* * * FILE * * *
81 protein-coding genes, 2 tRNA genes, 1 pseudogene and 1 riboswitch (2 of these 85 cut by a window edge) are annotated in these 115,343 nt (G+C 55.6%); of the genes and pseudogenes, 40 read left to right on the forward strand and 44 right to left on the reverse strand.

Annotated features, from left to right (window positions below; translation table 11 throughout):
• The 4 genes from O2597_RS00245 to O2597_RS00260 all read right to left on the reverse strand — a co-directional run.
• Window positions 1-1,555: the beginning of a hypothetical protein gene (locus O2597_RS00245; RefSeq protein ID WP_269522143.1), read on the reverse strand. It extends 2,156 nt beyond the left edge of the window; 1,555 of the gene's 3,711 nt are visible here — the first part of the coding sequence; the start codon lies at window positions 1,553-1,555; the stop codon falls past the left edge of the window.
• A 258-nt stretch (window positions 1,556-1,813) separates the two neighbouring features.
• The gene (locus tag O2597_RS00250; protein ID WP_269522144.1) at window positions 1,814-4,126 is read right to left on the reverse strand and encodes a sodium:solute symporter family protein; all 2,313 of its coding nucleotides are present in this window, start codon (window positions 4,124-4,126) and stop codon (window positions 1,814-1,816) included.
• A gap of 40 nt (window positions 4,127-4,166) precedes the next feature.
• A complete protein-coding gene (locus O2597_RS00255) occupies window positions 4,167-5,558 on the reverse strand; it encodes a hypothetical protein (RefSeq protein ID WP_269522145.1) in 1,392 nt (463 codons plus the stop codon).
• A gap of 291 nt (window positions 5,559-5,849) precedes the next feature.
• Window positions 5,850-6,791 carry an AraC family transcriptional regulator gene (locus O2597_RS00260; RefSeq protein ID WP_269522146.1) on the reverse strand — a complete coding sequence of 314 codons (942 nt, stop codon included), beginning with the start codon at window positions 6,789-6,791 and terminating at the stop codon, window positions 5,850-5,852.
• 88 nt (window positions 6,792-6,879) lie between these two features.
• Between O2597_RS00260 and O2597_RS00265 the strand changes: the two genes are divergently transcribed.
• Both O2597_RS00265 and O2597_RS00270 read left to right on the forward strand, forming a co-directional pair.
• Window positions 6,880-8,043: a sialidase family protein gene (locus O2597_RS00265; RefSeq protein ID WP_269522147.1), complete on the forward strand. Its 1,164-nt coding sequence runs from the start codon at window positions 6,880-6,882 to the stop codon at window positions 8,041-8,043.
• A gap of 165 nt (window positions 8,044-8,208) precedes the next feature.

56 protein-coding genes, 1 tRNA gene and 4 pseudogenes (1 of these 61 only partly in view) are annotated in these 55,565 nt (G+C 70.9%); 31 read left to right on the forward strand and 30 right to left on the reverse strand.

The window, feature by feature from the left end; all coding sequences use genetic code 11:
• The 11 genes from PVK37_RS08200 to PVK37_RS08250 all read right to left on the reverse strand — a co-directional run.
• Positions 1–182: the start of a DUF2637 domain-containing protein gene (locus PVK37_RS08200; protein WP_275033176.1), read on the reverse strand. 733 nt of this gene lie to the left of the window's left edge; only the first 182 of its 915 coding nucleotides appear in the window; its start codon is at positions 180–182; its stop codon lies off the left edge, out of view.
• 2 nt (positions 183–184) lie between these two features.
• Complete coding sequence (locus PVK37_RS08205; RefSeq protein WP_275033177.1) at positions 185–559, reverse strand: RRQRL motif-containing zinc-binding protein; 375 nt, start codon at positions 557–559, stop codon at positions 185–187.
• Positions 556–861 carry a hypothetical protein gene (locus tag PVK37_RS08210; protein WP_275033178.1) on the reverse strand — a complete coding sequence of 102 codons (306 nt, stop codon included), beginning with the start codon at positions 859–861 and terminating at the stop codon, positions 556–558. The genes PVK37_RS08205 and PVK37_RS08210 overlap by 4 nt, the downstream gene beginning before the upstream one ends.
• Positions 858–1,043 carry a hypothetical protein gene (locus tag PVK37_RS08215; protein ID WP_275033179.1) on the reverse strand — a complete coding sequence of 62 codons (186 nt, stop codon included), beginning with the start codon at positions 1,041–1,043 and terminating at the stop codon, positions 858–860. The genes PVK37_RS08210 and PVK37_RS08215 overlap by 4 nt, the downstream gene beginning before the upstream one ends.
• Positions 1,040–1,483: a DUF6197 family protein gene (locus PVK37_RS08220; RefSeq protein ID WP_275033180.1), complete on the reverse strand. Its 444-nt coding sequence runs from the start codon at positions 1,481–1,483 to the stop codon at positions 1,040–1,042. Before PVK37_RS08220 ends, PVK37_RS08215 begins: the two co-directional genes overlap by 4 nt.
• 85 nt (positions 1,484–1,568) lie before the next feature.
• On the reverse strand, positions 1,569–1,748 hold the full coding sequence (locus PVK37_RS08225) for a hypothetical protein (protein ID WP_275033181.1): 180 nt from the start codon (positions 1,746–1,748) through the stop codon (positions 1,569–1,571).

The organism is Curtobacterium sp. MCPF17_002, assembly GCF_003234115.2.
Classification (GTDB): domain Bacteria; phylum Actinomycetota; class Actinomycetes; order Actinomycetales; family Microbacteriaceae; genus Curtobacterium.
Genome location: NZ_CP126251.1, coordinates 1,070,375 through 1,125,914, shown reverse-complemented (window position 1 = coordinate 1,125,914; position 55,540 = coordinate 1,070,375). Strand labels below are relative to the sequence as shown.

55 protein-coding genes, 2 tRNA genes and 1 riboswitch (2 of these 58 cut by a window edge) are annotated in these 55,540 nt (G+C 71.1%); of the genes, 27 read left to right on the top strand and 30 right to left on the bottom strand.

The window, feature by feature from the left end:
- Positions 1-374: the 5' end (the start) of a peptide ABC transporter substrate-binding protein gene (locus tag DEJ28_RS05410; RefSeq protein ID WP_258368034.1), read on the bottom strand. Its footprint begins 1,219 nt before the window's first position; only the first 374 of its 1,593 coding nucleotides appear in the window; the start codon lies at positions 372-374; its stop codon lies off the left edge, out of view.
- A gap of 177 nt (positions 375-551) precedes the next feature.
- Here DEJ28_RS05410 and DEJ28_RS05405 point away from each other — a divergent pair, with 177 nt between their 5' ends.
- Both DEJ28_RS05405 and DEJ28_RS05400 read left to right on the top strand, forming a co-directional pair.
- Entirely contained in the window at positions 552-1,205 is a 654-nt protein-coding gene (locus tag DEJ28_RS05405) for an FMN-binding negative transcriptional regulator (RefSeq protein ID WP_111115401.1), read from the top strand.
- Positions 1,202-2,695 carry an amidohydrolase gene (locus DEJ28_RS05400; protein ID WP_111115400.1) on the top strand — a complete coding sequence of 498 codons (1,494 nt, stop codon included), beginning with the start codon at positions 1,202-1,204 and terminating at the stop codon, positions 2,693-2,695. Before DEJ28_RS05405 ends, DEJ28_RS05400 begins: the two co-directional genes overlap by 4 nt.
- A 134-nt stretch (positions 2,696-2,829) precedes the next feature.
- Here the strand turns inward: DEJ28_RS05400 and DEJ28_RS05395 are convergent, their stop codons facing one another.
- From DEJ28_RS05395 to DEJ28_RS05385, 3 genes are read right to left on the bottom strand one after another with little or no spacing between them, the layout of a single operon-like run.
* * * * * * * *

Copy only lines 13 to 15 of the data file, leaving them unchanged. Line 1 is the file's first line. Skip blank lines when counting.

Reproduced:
• Both O2597_RS00265 and O2597_RS00270 read left to right on the forward strand, forming a co-directional pair.
• Window positions 6,880-8,043: a sialidase family protein gene (locus O2597_RS00265; RefSeq protein ID WP_269522147.1), complete on the forward strand. Its 1,164-nt coding sequence runs from the start codon at window positions 6,880-6,882 to the stop codon at window positions 8,041-8,043.
• A gap of 165 nt (window positions 8,044-8,208) precedes the next feature.